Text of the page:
RISMEDIA, April 12, 2010—If you’ve ever seen a super-sonic fighter jet zip by, you know that it does so silently—until the sound traveling behind the plane, like the wake behind a speedboat, catches up to you with a chest-rattling sonic boom. In a way, you don’t really believe or understand that the jet was there until your ears confirm what you saw. For me, the jet zipping by was the iPhone. The iPad is the Sonic Boom.
We launched Zillow.com in 2006 on the Web. We thought it was pretty slick—a database of all homes, each with a continually updating Zestimate on the rooftop. Instantly, millions of people were using Zillow. Then, in 2009, when Apple released a GPS iPhone, we launched a completely re-imagined Zillow for this new device, taking advantage of location-awareness (I’m standing outside my neighbor’s home right now. I know it recently sold, but what did it sell for?) and that nifty little touch screen. The Zillow iPhone App has now been downloaded over 1 million times—I realized that the iPhone was something magic, but, like seeing that fighter jet rip by, I didn’t quite believe it or understand it.
Until now. Having now spent a couple of days with my new iPad appendage, loaded up with, once-again, a completely re-imagined Zillow on iPad (which our design and development teams fell hard for while producing a gorgeous and interactive app), I will assert that we are looking at the first massive user interface (”UI”) innovation in personal computing since the mouse and graphical UI banished the DOS-prompt/command line to Purgatory in the late 80s. This is a time I remember well, as I was product manager of DOS at Microsoft at the time Windows 3.1 hit the scene.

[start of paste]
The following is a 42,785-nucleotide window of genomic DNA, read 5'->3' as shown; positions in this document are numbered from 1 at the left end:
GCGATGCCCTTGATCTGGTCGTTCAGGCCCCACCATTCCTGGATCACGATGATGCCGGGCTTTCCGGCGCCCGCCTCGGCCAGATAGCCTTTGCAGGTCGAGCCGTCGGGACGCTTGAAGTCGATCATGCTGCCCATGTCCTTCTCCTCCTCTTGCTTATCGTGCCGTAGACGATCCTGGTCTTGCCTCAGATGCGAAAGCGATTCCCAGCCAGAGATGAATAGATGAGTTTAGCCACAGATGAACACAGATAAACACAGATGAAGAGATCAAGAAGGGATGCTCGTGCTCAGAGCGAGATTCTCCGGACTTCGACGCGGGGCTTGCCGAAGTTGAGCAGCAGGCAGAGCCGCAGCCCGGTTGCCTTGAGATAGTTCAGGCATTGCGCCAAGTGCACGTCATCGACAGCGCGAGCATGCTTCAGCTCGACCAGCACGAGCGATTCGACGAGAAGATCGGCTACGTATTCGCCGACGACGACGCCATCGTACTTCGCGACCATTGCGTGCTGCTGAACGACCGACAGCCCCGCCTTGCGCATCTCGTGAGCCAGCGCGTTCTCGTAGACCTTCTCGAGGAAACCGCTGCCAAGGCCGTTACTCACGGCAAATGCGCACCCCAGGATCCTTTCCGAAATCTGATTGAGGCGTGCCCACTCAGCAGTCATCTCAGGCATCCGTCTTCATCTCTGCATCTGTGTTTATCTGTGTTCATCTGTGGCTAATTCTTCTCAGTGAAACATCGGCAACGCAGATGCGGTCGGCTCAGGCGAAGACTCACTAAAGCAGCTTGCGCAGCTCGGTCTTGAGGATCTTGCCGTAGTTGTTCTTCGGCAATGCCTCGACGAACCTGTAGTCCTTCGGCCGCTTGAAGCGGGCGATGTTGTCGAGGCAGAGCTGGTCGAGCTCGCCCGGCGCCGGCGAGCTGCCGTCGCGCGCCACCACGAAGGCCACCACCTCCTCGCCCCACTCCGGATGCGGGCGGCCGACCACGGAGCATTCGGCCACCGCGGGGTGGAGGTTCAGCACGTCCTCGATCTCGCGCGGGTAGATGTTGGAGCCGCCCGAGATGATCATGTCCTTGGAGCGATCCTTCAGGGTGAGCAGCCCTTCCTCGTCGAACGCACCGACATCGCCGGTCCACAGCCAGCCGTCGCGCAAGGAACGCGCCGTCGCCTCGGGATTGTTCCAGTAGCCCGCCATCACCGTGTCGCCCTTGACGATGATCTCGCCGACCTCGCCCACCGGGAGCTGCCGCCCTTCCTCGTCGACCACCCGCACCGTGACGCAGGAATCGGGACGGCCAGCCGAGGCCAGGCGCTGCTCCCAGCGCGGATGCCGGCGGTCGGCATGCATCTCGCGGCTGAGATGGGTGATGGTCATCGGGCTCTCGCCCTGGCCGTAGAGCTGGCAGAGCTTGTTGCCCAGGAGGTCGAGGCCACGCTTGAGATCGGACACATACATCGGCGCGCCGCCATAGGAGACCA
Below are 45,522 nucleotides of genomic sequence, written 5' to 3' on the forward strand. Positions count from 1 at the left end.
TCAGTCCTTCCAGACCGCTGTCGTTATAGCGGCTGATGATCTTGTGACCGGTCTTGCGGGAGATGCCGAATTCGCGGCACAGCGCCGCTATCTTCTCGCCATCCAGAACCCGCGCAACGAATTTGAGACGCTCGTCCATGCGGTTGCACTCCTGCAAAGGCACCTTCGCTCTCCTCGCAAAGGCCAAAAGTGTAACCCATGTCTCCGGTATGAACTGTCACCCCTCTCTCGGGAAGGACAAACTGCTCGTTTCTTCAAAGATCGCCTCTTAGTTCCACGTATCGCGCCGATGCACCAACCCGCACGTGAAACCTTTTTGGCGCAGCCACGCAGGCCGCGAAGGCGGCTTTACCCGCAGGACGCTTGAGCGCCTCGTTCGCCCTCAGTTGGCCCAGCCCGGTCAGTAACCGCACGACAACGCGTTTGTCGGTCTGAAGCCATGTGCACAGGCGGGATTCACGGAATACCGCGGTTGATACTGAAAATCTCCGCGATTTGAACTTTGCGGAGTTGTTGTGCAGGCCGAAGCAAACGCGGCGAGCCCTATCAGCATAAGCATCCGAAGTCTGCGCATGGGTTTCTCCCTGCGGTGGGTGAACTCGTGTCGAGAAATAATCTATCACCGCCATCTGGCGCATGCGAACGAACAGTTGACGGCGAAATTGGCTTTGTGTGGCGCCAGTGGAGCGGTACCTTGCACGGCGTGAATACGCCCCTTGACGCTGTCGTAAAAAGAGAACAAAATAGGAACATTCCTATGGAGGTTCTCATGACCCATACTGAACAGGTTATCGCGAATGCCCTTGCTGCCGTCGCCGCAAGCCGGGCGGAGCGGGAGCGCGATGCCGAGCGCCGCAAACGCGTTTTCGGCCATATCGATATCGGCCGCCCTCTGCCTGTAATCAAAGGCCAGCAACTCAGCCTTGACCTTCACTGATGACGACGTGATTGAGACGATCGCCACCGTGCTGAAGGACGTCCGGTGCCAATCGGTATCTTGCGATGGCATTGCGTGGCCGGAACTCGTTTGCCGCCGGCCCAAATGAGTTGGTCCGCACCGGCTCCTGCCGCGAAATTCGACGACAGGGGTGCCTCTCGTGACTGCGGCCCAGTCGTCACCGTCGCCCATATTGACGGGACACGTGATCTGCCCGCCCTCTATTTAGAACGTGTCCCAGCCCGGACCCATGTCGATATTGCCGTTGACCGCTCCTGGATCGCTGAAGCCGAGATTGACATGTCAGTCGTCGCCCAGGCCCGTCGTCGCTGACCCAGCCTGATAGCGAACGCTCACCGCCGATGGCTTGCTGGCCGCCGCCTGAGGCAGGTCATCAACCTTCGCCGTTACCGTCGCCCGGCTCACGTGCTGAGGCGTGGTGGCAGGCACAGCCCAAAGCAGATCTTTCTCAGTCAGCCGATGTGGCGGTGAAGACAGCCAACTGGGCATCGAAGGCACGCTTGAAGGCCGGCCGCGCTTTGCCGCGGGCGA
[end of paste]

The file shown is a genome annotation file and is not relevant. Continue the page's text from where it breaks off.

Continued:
So, why do I say the iPad is the UI Sonic Boom? Why is it such a big deal? In one word: intimacy. Until I curled up with my new iPad, I hadn’t realized what an insanely lousy proxy a mouse pointer is for my hands. Before, I was watching a cooking show on TV, but now my hands are right in there kneading the eggs into the meatloaf. I’m pinching and drawing and swiping and twisting and holding. I occasionally type as well, and that is surprisingly fast and easy, too. Yes, I could do some of this on the iPhone as well, but somehow the larger screen of the iPad, resting in my lap, has connected all the dots for me. My instinct is that this intimate interface is the future of how I will be interacting with all of the machines in my life. Unfortunately, my kids feel the same way, and I can’t keep them off of it. Even when I don’t see them using it, I know they were there, because they leave the tracks from their precious little grimy paws all over my lovely new friend. iWipes will be the next big Procter & Gamble product.
We’re excited to be one of the first iPad-designed apps in the App Store on opening day, with an all-new Zillow you’ll find quite different from our mobile apps or the website. You can read our launch blog post or watch our video on how it all works.
Meanwhile, we’re anxious to hear what you think—of our app, of the device, and whether you think this new interactive interface will forever change how people search and shop for homes.
Rich Barton is CEO of Zillow.com.
For more information, visit www.Zillow.com.